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on 3 August 2017
Really interesting read. BF is big war buff and as most info about history can be dry this was both informative but fast paced and fun to read.
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on 17 January 2017
I knew a little about this story, but it was amazing to read such a thorough account of the events, before/during/after The Man who Never was
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on 12 April 2017
Not only does MacIntyre spin a tantalisingly interesting spy yarn, but also conducts significant historical analysis in this thoroughly enjoyable work
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on 21 July 2014
This book is brilliant. An utterly engrossing and thoroughly researched account of one of the Second World War's most ingenious piece of deception. Really well written - i could not put it down.
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on 4 February 2013
New perspectives on a well known second world war story. The author gives breath, breadth and depth to the characters involved in a conspiracy to give a new life and meaning to a corpse.
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on 7 August 2015
Great Book
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on 16 January 2015
a fascinating tale and worth the read
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on 11 September 2010
The story of 'Operation Mincemeat' was first told in the 1953 book 'The Man Who Never Was' by Ewen Montagu, one of the Naval Intelligence officers who came up with the plan. Back then, however, much of the background information was still top secret, so Montagu had to leave out - or in some cases, even falsify - many of the details. Now that the files have been declassified, however, Ben Macintyre is able to tell the complete story.

And what a story - so incredible that it sounds like something out of a spy novel. Take a dead body, dress it in military uniform and plant fake papers on it to persuade the Germans that a forthcoming invasion will take place somewhere other than the actual target, then set it adrift so that it will wash up in neutral Spain as if it had been the victim of an air crash. The end result was that Allied casualties were far lighter than they might otherwise have been.

Even if you've already read 'The Man Who Never Was', you will learn much from this book - including the identity of the dead body who became Major William Martin, which Montagu was not allowed to reveal. Highly recommended.
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on 1 July 2014
I bought this book as a present after having read it myself in hospital. It is not my usual sort of read, but it was about disinformation in the second world war, and seems to have been well researched as well as entertainingly written, and gave an interesting view into a little known aspect of the war effort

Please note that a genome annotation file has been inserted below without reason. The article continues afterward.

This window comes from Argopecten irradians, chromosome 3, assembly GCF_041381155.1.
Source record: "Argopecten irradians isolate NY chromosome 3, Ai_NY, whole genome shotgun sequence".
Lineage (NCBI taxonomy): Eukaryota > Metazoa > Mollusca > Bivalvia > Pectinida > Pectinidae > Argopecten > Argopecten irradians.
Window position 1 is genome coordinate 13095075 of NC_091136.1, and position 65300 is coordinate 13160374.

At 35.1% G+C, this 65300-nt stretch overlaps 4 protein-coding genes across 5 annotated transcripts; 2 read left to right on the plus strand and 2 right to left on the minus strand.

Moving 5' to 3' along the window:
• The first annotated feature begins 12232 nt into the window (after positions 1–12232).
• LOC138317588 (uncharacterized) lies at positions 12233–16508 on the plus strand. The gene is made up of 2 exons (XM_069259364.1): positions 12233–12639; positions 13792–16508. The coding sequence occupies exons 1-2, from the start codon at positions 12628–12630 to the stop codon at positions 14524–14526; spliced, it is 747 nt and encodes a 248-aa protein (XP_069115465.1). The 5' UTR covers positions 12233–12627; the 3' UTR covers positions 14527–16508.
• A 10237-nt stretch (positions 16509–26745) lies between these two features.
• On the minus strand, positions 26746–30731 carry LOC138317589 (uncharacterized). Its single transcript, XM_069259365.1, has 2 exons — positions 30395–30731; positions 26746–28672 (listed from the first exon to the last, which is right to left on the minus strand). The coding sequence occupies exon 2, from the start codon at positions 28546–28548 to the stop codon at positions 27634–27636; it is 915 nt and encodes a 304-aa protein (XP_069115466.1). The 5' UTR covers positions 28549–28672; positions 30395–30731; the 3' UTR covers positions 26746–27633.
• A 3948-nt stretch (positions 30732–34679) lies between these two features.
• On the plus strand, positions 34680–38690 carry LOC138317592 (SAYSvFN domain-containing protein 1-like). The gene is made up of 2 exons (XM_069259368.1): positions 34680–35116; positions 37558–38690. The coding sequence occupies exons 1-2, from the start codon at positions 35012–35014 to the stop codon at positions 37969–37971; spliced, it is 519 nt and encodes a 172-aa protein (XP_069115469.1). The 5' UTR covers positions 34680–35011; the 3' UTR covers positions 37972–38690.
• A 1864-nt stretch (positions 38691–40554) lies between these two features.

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on 1 January 2017
Strength of the book this it challenges the impression that 'The Man Who Never Was' movie (1956) has left. Certainly it was a major triumph for British intelligence, to obtain a body, give the deceased a whole new identity and a stack of secret plans about a (false) invasion of the Balkans and a diversionary attack on Sardinia. Thus luring German forces away from the intended target of Sicily, and savings countless lives.
Firstly the book shows that the deceased man was one Glyndwr Michael, born in 1909, and a chapter is devoted to his tragic life as 'The Man Who Was'.
Secondly the author demonstrates that as well as being a achievement for British intelligence, there was also a huge amount of luck…..in Spain lurked a German officer- Kuhlenthal- who was desperately trying to ingratiate himself with Nazi superiors to hid fact about his own background. And Ltn Colonel Von Roenne. Old School German aristo who loathed the Third Reich and probably didn’t believe the William Martin story for an instant but seemed to be working for a German defeat. Ben Macintyre brings a new emphasis on the fact that the deception worked because enough Germans wanted to believe that they really had a 'scoop' , especially in 1943 when their fortunes seemed to reversing. Once Hitler was taken in by the hoax, then few were going to argue, though it seems that Goebbels had his doubts .

Consequently the potential flaws of the deception were overlooked. The idea that a marine commander would have a briefcase attached to him with such crucial documents wouldn’t have happened. The fact that a body that had been in the water for so long would have softer parts of the body nibbled. He suggests the ears. ( Also of course eyes are also vulnerable in this respect. ) In a documentary Ben Macintyre also mentions the fact that Major Martin’s wallet contained so much relevant information about his life. Realistically we all carry ‘wallet litter’

'The Man Who Never Was' film.has German intelligence following up leads and checking out Major Martin. The writer’s case is that this didn’t happen.
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